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Data deficiencies can impede America’s plans for ‘climate-smart’ agriculture

Climate change is both a scourge and an opportunity for the agricultural sector. Shifting growing seasons, prolonged heat waves, and long-term droughts punctuated by extreme flooding events are bedeviling many farmers and ranchers. On the opportunity side, however, many farmers, ranchers and their suppliers and customers are excited about the prospect that deploying “climate-smart” farming and ranching practices can generate production and climate-related benefits — while potentially scoring financial rewards, including premium prices at the supermarket.

There is reason for optimism. Research has demonstrated that a range of climate-smart practices for crops and livestock can enhance productivity, increase resilience to climate shocks, and reduce the carbon footprint of farming. For example, planting cover crops and reducing tillage limits the loss of soil carbon and can, over time, build up carbon stocks in agricultural soils — while also helping to maintain moisture and prevent erosion. Planting trees as windbreaks or as pasture shade trees can remove excess carbon dioxide from the atmosphere and provide additional soil stability. And careful attention to fertilizer use and livestock feeds can reduce emissions of nitrous oxide and methane — two powerful greenhouse gasses that are major climate villains.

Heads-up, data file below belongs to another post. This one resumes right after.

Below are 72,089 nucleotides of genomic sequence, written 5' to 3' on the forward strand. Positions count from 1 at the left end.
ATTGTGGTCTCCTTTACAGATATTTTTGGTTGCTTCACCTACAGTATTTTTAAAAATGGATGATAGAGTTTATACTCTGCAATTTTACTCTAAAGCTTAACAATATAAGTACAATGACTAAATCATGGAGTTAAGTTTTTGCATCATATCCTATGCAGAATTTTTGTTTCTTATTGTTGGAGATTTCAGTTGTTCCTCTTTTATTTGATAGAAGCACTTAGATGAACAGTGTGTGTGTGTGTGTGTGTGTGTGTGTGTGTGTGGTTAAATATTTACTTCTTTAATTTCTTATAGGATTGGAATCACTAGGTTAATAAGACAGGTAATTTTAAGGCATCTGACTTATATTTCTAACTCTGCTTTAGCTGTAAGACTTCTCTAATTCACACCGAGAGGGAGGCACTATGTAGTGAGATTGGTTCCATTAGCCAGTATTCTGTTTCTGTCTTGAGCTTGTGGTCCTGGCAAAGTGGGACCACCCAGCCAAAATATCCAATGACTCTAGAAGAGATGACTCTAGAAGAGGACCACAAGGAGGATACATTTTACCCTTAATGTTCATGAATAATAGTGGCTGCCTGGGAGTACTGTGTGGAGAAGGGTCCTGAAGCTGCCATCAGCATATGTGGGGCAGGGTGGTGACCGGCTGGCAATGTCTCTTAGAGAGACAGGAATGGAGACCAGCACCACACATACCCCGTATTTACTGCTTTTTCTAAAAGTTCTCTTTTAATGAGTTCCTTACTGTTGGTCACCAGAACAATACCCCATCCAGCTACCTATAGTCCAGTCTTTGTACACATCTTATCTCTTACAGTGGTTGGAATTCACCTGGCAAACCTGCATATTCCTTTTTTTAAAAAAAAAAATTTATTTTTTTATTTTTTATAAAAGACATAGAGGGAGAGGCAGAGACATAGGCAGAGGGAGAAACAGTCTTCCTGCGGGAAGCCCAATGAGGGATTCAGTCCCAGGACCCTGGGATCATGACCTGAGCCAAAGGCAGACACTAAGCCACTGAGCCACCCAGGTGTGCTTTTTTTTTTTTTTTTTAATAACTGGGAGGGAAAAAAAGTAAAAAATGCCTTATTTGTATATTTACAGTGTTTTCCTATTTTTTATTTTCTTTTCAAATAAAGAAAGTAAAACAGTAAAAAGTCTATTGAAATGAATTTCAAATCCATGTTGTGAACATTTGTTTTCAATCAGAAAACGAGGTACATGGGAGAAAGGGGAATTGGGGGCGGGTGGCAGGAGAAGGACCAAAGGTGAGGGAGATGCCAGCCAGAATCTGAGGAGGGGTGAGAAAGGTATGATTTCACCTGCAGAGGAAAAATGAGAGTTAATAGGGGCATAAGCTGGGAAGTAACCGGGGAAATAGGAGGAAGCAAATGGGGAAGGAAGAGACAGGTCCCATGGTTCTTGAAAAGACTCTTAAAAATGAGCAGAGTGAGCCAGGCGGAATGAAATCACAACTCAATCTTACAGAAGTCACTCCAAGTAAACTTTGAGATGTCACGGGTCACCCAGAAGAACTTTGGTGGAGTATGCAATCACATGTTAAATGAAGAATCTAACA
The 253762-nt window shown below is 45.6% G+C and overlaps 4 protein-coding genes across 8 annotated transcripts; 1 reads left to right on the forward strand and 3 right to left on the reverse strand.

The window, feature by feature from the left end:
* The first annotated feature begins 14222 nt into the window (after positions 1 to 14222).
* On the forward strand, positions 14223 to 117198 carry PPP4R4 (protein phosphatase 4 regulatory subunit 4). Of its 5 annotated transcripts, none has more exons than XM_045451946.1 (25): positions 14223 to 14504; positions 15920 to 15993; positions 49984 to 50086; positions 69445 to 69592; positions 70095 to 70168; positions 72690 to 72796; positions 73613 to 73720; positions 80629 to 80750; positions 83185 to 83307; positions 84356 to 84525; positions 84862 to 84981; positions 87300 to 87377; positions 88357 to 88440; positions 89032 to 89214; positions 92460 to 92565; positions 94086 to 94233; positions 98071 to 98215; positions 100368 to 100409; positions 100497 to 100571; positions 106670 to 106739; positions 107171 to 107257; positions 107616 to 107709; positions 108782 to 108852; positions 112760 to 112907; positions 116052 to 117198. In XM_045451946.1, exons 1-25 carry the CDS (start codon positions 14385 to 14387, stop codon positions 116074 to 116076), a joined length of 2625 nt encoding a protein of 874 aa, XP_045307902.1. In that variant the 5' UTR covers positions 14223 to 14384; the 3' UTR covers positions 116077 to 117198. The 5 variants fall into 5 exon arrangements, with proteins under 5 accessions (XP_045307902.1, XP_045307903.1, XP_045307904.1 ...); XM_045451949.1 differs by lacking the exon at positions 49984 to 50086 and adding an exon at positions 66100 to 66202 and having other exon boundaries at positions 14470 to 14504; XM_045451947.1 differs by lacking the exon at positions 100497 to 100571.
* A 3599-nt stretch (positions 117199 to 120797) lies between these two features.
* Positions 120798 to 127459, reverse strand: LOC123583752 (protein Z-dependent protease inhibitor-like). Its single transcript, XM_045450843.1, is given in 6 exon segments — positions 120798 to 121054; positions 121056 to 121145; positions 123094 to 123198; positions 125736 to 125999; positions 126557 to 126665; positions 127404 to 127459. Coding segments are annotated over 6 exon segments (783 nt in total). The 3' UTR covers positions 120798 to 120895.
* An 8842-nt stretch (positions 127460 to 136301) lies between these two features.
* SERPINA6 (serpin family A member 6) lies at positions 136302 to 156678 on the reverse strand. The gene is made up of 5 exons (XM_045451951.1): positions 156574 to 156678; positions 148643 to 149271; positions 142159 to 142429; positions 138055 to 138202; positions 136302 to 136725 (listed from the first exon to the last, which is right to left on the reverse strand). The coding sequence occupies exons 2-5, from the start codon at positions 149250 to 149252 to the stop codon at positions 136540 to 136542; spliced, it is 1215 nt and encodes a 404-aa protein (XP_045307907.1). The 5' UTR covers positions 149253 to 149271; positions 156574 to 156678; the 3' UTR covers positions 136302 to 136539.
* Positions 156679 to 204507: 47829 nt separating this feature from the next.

As described in a new report issued today, however, two key factors are holding back the promise of climate-smart agriculture. First, the U.S. Department of Agriculture (USDA) is relying heavily on models to make gross, high-level conclusions regarding climate and other benefits from specified practices, and these need to be updated. While these models have served a useful purpose, their assumption-based predictions typically do not match — and cannot take the place of — measurement and monitoring data that validate climate benefits. Second, while the USDA and some private parties have financed the collection of a large volume of field-based data on carbon in soils and more limited data on methane and nitrous oxide emissions, these data are not — as a general rule — available to researchers. As a result, there are few, if any, publicly-accessible datasets to identify baseline conditions or to track increases in soil carbon or reductions in methane and nitrous oxide emissions over time. This, in turn, prevents farmers from capitalizing on the climate benefits that climate-smart practices bring.  

The good news is that recent federal legislation and Biden administration action set the stage for the United States to address these measurement and data management deficiencies, expand the deployment of climate-smart practices, and generate appropriate financial rewards for participating farmers and ranchers.

In particular, Congress has tied nearly $20 billion in agriculture-related conservation funding in the Inflation Reduction Act (IRA) to a determination by the secretary of Agriculture that funded practices “directly improve” soil carbon or reduce methane or nitrous oxide emissions. Congress recognized that data improvements are needed to credibly make such a determination, and it earmarked $300 million for the USDA to “quantify” and “monitor and track” climate benefits via “field-based data,” with special attention devoted to livestock-related methane emissions.